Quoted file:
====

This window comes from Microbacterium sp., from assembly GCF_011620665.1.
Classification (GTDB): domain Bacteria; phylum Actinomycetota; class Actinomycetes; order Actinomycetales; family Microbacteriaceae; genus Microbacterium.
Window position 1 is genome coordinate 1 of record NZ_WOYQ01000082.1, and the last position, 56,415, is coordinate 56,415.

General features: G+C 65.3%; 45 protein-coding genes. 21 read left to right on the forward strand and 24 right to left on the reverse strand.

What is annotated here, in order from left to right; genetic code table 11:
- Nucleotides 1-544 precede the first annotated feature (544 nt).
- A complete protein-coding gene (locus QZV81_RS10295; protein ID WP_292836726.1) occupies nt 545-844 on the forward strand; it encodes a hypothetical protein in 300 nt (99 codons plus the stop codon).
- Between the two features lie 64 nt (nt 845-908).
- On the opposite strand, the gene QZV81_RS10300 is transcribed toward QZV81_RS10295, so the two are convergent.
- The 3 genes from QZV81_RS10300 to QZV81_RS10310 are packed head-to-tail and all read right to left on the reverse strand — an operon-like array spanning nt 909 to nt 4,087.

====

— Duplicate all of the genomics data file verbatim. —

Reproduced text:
This window comes from Microbacterium sp., from assembly GCF_011620665.1.
Classification (GTDB): domain Bacteria; phylum Actinomycetota; class Actinomycetes; order Actinomycetales; family Microbacteriaceae; genus Microbacterium.
Window position 1 is genome coordinate 1 of record NZ_WOYQ01000082.1, and the last position, 56,415, is coordinate 56,415.

General features: G+C 65.3%; 45 protein-coding genes. 21 read left to right on the forward strand and 24 right to left on the reverse strand.

What is annotated here, in order from left to right; genetic code table 11:
- Nucleotides 1-544 precede the first annotated feature (544 nt).
- A complete protein-coding gene (locus QZV81_RS10295; protein ID WP_292836726.1) occupies nt 545-844 on the forward strand; it encodes a hypothetical protein in 300 nt (99 codons plus the stop codon).
- Between the two features lie 64 nt (nt 845-908).
- On the opposite strand, the gene QZV81_RS10300 is transcribed toward QZV81_RS10295, so the two are convergent.
- The 3 genes from QZV81_RS10300 to QZV81_RS10310 are packed head-to-tail and all read right to left on the reverse strand — an operon-like array spanning nt 909 to nt 4,087.